A group of parents compiled the following checklist to help you parent your stressed child.
• Model the type of behavior you desire. If you talk respectfully and take time-outs when angry, you are teaching your children to do so. If you scream and hit, that is how your children will handle their anger.
• Seek professional help for any behaviors that trouble you.
• Teach your children to talk about their feelings.
• Listen to your children with understanding and empathy.
• Be honest and admit your mistakes.
• Help your children examine why they are behaving as they are.
• Distinguish between feelings (always okay) and acting on strong feelings in destructive or hurtful ways (not okay).
• Have clear rules and consequences for violations.
• Teach children to recognize when they are losing control.
• Discuss acceptable outlets for anger.
• Give frequent reassurances of your love.
• Provide plenty of hugs and physical affection.
• Notice and compliment your child for good behavior.
• Recognize that the disturbing behaviors result from stress, pain, and drugs.
• Remember that with lots of structure, love, and time the problems will become more manageable.
Our children look to us to learn how to handle adversity. They learn how to cope from us. Although it is extremely difficult to live through your childs diagnosis and treatment for cancer, it must be done. So we each need to reach deep into our hearts and minds to help our children endure and grow.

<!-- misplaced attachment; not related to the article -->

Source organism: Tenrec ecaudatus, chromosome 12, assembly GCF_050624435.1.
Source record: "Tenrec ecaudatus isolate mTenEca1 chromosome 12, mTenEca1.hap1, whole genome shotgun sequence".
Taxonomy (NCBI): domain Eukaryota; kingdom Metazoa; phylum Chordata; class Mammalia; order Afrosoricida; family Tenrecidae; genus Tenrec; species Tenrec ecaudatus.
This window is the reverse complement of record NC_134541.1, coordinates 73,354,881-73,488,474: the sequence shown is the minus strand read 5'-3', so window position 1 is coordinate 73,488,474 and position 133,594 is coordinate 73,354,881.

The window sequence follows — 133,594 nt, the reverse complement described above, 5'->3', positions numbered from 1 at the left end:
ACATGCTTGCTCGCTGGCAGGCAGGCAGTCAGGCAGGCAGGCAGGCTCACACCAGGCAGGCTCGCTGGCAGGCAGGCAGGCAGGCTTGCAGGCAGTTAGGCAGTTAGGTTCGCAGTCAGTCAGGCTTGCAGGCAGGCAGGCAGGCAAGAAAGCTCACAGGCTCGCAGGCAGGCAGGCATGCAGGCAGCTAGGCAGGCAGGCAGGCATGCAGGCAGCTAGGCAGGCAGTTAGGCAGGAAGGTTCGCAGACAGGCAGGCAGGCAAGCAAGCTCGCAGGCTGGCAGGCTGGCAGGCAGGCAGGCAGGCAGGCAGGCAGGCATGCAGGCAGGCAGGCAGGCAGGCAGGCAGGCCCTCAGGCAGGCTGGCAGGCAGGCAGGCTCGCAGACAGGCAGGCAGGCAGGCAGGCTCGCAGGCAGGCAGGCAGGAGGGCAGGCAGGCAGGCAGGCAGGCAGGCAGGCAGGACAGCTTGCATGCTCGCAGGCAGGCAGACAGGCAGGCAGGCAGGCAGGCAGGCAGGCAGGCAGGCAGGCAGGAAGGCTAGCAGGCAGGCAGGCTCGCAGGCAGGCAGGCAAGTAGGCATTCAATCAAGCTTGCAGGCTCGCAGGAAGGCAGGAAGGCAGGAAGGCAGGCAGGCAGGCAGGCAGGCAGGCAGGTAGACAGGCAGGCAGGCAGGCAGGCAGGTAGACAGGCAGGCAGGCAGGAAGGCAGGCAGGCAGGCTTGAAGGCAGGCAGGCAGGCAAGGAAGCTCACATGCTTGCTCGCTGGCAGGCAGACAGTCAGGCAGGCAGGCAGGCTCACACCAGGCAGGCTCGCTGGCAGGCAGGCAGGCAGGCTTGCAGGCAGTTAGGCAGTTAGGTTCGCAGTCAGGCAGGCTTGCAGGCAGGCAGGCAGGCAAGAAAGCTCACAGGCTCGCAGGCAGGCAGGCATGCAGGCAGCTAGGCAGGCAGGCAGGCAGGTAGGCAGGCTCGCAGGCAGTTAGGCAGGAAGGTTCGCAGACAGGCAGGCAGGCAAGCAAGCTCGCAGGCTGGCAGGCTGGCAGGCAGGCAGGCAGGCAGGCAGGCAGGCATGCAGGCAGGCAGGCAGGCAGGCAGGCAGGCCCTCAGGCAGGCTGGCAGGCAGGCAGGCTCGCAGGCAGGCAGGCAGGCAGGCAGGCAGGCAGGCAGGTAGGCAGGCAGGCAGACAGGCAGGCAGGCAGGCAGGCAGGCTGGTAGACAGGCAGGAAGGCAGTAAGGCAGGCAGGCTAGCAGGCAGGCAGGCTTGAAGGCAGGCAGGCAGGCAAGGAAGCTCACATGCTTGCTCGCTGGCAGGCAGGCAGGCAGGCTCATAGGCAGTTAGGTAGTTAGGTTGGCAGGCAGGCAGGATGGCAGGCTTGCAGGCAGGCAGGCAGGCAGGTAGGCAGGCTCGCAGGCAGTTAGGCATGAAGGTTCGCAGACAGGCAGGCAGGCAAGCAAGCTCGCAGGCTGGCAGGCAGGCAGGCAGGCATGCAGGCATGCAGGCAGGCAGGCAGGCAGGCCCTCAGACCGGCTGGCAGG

If a child lives with criticism, he learns to condemn. If a child lives with hostility, he learns to fight. If a child lives with ridicule, he learns to be shy. If a child lives with shame, he learns to feel guilty. If a child lives with tolerance, he learns to be patient. If a child lives with encouragement, he learns confidence. If a child lives with praise, he learns to appreciate. If a child lives with fairness, he learns justice. If a child lives with security, he learns to have faith. If a child lives with approval, he learns to like himself. If a child lives with acceptance and friendship, He learns to find love in the world.
—Dorothy Law Nolte
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Although nobody gets a parenting manual or bible in the delivery room, it is our duty as parents to try to make our kids as well rounded, happy and confident as possible. It is a lot easier to bring up great kids than it is to try and fix problems caused by bad parenting, when our kids have become adults. Our children are all individuals - they are not our property but people in their own right.